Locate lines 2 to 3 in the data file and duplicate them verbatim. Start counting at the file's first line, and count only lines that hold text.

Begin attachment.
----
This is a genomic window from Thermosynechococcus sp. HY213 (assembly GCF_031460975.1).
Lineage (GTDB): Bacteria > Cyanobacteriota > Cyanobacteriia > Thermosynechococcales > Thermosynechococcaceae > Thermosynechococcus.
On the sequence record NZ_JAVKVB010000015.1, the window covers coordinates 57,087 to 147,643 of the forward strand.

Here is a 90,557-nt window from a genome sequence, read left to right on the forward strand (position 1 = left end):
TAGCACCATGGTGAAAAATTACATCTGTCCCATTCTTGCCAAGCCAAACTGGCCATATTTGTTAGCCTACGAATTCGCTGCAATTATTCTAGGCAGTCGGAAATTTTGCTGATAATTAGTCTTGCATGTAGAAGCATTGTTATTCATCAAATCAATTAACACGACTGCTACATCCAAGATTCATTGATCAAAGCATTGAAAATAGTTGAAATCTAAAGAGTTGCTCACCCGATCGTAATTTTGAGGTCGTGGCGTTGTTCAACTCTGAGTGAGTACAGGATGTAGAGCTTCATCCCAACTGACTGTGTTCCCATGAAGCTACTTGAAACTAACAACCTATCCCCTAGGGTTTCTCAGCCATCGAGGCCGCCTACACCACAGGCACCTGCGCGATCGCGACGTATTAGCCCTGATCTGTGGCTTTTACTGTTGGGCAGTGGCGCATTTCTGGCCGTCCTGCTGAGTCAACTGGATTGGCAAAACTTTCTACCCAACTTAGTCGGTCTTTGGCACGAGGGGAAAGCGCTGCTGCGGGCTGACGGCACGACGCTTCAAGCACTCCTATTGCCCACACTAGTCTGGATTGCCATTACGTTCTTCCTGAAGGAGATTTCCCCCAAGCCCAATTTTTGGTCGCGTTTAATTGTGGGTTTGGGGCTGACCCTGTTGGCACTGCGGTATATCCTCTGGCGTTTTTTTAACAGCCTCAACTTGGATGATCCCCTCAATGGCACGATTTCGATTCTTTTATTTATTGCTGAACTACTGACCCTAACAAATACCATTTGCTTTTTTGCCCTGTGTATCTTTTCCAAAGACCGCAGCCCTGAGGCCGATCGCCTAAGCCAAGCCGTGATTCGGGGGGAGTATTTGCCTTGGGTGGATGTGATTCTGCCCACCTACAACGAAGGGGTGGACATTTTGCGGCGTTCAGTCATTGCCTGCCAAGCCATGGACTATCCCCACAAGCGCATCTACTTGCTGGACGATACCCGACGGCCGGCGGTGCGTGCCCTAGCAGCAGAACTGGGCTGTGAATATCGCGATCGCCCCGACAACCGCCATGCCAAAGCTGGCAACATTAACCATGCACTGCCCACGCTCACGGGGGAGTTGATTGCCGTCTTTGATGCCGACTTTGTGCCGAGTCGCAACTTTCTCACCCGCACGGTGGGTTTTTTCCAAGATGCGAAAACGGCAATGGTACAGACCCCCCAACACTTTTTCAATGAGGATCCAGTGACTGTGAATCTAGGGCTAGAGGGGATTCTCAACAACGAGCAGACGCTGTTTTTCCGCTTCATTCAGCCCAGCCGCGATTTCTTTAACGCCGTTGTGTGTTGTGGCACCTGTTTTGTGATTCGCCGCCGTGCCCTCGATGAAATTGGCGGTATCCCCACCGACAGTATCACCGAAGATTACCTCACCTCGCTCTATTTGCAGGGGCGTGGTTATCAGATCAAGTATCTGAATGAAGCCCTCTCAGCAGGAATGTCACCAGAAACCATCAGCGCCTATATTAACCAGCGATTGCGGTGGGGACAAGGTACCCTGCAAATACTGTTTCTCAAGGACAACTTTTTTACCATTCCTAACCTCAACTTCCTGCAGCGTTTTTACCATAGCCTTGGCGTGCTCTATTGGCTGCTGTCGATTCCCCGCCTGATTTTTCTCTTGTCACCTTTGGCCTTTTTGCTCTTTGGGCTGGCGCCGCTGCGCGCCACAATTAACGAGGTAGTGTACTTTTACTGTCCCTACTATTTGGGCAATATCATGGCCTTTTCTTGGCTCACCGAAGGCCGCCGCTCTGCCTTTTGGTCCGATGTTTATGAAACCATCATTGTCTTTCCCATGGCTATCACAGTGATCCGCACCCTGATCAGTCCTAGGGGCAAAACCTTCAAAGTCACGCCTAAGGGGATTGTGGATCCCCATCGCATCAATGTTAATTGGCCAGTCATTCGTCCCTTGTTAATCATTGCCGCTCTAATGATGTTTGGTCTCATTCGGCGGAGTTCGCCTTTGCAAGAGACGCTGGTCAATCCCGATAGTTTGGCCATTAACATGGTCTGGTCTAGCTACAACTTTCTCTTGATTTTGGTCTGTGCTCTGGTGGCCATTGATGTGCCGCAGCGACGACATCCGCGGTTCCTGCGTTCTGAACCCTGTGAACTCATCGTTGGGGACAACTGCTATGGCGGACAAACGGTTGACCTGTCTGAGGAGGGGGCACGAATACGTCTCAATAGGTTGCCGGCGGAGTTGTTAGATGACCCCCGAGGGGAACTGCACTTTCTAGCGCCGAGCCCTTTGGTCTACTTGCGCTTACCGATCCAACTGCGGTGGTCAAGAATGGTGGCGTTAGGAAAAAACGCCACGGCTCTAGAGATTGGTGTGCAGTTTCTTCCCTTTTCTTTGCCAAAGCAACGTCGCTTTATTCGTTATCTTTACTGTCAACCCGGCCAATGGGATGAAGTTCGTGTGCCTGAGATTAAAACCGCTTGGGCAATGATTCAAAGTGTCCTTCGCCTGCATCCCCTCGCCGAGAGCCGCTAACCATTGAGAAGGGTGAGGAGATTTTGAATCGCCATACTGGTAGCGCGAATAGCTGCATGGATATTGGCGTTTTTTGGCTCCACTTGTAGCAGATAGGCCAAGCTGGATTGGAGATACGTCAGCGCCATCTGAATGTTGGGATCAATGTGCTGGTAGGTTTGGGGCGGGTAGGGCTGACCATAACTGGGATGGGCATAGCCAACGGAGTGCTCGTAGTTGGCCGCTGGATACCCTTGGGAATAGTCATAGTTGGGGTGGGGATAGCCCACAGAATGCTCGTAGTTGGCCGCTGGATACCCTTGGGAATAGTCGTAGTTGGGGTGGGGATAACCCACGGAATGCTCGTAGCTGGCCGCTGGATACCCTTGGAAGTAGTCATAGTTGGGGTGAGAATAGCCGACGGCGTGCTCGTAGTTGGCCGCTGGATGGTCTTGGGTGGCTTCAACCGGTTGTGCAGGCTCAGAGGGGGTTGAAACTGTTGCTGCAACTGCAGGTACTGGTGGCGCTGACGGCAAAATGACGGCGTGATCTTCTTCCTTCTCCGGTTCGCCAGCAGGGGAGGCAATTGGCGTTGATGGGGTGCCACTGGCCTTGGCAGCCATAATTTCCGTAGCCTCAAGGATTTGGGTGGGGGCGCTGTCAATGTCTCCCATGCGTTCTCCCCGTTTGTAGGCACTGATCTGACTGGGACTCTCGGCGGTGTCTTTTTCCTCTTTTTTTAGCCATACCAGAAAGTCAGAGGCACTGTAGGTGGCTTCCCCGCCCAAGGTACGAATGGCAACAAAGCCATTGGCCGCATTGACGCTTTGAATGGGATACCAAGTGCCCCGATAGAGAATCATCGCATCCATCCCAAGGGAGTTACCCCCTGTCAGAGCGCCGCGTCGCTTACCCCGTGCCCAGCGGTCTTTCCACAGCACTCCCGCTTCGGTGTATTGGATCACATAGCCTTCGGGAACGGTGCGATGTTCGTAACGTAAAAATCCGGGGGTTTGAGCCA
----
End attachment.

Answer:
Lineage (GTDB): Bacteria > Cyanobacteriota > Cyanobacteriia > Thermosynechococcales > Thermosynechococcaceae > Thermosynechococcus.
On the sequence record NZ_JAVKVB010000015.1, the window covers coordinates 57,087 to 147,643 of the forward strand.